Rehoming charge

(44 Posts)
daffodilbrain Fri 14-Feb-20 21:58:47

We are going to see an 18th month old this weekend the current owners want £400 for her. People at work think I'm mad to pay this and the current owners should be glad we are able to rehome her. Is this the norm or not?

OP’s posts: |
Wasail Fri 14-Feb-20 22:09:23

I think that is a bit steep for a rehome charge. I have a rehome, when I went to look at him the owners said they wanted £700 for him, he is a pure breed and was entire. I offered £200, in the end they had no other options for him so I got him but it was nerve wracking as I really wanted to get him out of the situation he was in.

AvocadosBeforeMortgages Fri 14-Feb-20 22:33:37

So it sounds as if you're looking at privately rehoming a dog via the internet?

I've previously privately adopted a dog of about that sort of age, from a someone I knew socially who couldn't keep him, and I knew the dog very well I'd looked after the dog so much he didn't notice the difference. He was about the same sort of age at the time. From experience, I would honestly strongly advise against adopting a dog privately. Reasons are that

1. the owners are likely to try and cover up the issues the dog has, because they want to see the back of the dog. These could be medical or behavioural. Before I started dog sitting DDog he was billed as being a perfectly nice dog (and so he seemed to be, inside the house). It turned out that he was reactive to weird triggers, totally untrained (as in, he couldn't even sit on command), a veteran kitchen bin raider, avoided affection from humans (still does, apart from his nearest and dearest), lacked social skills and regularly got himself into scraps with other dogs, pulled on the lead so much I got chronic backache etc.... you start to get the picture. I have lost count of the number of dog scraps I have broken up, and how many times I've been bitten by him, albeit not for a while. In comparison, a rescue centre will have had the dog checked by a vet, vaccinated, neutered, spayed, and independently assessed for behaviour. You also get back up support - advice, information, and if things really didn't work out they will take the dog back. You don't get any of those with a private rehome.

2. Why haven't the owners rehomed via a reputable rescue? Usually it's one of a couple of reasons
a) the rescue has refused to take the dog on behavioural or medical grounds
b) they value £400 more than ensuring that their dog gets the best home possible, which doesn't exactly bode well for their ability to tell the truth

Is there a reason why you're not looking at adopting via the local rescue centre or a breed rescue?

JKScot4 Fri 14-Feb-20 22:36:05

That’s buying a dog not rehoming 🙄

Honeyroar Fri 14-Feb-20 22:36:41

I think you’re mad too. I can understand paying for a rescue, where the money goes to the upkeep of kennels and helping further dogs, but to pay some lazy knobs that want to dump their pet, no chance. Are they doing any checks on you or are they just interested in the money?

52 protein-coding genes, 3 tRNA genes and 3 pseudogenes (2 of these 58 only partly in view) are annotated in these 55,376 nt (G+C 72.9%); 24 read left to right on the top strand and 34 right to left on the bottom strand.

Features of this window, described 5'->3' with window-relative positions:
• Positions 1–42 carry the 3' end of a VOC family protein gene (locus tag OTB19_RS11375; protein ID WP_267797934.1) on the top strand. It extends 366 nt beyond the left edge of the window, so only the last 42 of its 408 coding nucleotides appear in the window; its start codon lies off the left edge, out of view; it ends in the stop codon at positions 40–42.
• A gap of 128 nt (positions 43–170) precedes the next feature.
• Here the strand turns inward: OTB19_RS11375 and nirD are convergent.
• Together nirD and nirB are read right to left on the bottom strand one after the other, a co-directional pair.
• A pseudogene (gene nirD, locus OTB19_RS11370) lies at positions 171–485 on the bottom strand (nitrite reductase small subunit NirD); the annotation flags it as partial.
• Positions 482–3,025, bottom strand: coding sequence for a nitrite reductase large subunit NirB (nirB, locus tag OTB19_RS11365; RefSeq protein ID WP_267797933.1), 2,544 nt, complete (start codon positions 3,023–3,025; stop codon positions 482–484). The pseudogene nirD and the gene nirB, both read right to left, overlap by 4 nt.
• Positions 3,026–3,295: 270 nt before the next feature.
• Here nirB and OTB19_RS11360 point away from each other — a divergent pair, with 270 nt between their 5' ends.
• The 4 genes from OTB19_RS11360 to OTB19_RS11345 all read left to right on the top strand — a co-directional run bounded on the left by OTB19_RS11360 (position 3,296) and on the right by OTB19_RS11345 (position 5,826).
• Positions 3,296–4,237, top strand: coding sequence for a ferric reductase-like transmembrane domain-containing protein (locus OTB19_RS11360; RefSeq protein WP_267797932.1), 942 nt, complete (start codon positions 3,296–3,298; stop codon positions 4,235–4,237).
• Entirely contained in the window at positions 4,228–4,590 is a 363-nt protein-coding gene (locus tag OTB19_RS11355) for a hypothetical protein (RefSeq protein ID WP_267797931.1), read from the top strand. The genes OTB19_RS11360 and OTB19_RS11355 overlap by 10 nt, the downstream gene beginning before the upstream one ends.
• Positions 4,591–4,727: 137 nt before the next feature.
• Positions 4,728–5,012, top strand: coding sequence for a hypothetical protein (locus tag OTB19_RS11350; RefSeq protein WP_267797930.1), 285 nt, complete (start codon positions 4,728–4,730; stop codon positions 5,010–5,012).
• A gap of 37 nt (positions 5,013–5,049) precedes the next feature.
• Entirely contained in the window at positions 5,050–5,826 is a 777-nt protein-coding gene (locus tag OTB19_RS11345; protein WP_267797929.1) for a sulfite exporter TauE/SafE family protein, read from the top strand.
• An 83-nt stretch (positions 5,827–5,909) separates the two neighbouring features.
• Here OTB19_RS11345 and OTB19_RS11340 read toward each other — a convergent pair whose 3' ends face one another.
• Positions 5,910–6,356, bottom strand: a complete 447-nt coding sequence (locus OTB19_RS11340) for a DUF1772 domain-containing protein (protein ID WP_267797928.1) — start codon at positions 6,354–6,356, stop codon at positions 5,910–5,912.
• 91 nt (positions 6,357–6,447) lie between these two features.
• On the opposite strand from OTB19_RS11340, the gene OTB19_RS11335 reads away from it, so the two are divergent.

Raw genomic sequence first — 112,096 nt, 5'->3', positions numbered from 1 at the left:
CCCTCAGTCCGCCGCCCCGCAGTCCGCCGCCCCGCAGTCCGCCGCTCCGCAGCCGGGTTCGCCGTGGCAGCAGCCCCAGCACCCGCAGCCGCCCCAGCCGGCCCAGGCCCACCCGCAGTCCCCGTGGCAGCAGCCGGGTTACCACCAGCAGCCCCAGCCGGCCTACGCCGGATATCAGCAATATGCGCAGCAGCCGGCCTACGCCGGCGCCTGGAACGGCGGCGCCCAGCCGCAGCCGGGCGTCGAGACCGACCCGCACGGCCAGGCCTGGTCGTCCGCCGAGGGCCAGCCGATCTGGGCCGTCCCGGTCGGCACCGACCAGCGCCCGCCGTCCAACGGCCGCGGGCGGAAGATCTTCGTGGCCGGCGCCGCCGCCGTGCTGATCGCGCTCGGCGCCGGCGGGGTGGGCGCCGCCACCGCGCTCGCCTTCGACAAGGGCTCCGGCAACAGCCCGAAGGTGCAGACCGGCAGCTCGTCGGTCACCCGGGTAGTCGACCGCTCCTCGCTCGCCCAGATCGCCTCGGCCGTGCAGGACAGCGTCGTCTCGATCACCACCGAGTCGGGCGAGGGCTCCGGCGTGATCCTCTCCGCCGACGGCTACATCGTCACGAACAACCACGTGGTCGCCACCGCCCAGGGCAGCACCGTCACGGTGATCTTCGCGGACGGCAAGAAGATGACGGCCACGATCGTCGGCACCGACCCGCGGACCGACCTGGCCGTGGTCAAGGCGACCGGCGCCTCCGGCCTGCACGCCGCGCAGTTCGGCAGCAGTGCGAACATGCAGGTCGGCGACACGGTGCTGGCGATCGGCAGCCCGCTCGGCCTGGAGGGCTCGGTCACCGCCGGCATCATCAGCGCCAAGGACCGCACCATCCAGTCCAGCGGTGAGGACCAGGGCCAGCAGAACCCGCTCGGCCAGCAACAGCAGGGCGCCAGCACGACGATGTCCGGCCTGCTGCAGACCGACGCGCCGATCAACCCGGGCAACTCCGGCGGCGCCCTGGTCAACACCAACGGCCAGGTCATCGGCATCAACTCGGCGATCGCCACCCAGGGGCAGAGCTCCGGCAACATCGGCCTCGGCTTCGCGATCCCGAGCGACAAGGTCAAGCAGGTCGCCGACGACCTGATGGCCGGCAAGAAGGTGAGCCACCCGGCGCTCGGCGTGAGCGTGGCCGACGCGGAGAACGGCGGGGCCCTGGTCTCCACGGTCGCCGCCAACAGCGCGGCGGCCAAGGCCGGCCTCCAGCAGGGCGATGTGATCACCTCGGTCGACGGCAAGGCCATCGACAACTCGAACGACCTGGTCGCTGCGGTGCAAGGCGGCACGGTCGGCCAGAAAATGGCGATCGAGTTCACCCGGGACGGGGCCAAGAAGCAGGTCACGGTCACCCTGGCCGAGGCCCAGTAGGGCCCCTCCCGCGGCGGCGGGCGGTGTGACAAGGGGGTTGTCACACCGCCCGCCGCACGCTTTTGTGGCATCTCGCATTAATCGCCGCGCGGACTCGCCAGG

Kirkman Sat 15-Feb-20 07:00:57

You are buying the dog from someone the owner?

Not rehoming through a rescue?

Firstly, that's a disaters waiting to happen. Yes, I am sure it works out sometimes, but generally it doesnt. The owners often lie to rescue (hence why rescues have an assessment period) and the new family arent prepared or experienced enough to deal with it.

My last foster had been rehome twice privately. Thankfully he last owner had the sense surrender him to a rescues and not sell on again.

Secondly, you arent rehoming. It's not a rehoming charge.

I adopted one of my foster dogs and she was £300. I was happy to pay it. I get so much support, with my adopted dog and with the foster dogs I have, I think it's well worth the money.

A decent rescue wouldnt let the owner negotiate and sell the dog. Because it wont have been assessed. I have known it happen a litter of puppies stay with the family. The owner of the dam died. The owners daughter was looking after the dam and pups and contact the rescue to rehome them as she wasnt an experienced breeder/seller herself.

But the rescue had people visit several times a week to provide support and better the homes for the puppies.

This would not happen with an 18 month old dog.

Dont kid yourself it's a rehoming fee. You are buying a dog

BiteyShark Sat 15-Feb-20 07:08:58

* Dont kid yourself it's a rehoming fee. You are buying a dog*

I agree with this.


Booboostwo Sat 15-Feb-20 07:37:36

You are buying an 18mo dog someone else has probably ruined and cannot cope with. Why would you do something so silly?

If you have the experience, time and patience to retrain a young dog, go to a reputable rescue who will match you with the right dog and provide support.

If you want to buy a dog go to a reputable breeder and buy a puppy.

Iwantmychairback Sat 15-Feb-20 07:38:55

From a different point of view.....
I privately re homed a dog. The fee was to discourage people who just saw a handsome dog and had no idea how to look after him. The owners had hired a dog trainer to assess the potential new owners. He came to our house, discussed the way we would look after him, came with us on a walk with him to get an idea of how and where he would be walked. The owners genuinely could no longer look after the dog and wanted to personally know who he would end up with so chose not to take him to a re homing centre.

StrongTea Sat 15-Feb-20 07:41:37

Folk rehome for lots of reasons, ask loads of questions, especially health ones. Try to get the dog out for a walk, see how she is if you pass other dogs, traffic etc.

CanIHaveATiaraPlease Sat 15-Feb-20 07:42:40

They are after your money. I wouldn’t do a private sale unless I knew the dog already. Ours is a rehomed dog that we got through a charity as her owner could no longer look after her (she was unwell). We made a donation to the charity & nothing to her owner.

NotStayingIn Sat 15-Feb-20 07:43:51

I agree it could be to discourage people who don’t really want the dog but want to try and make a profit by selling it on.

Do make sure it really is their dog and not stolen. I would want evidence of that dog having actually been in their lives. They must have photos from over the years. Most dog owners have lots on their phone.

I would see the £400 as a starting point for a negotiation with both of you needing proof this is all above board.

mistermagpie Sat 15-Feb-20 07:48:39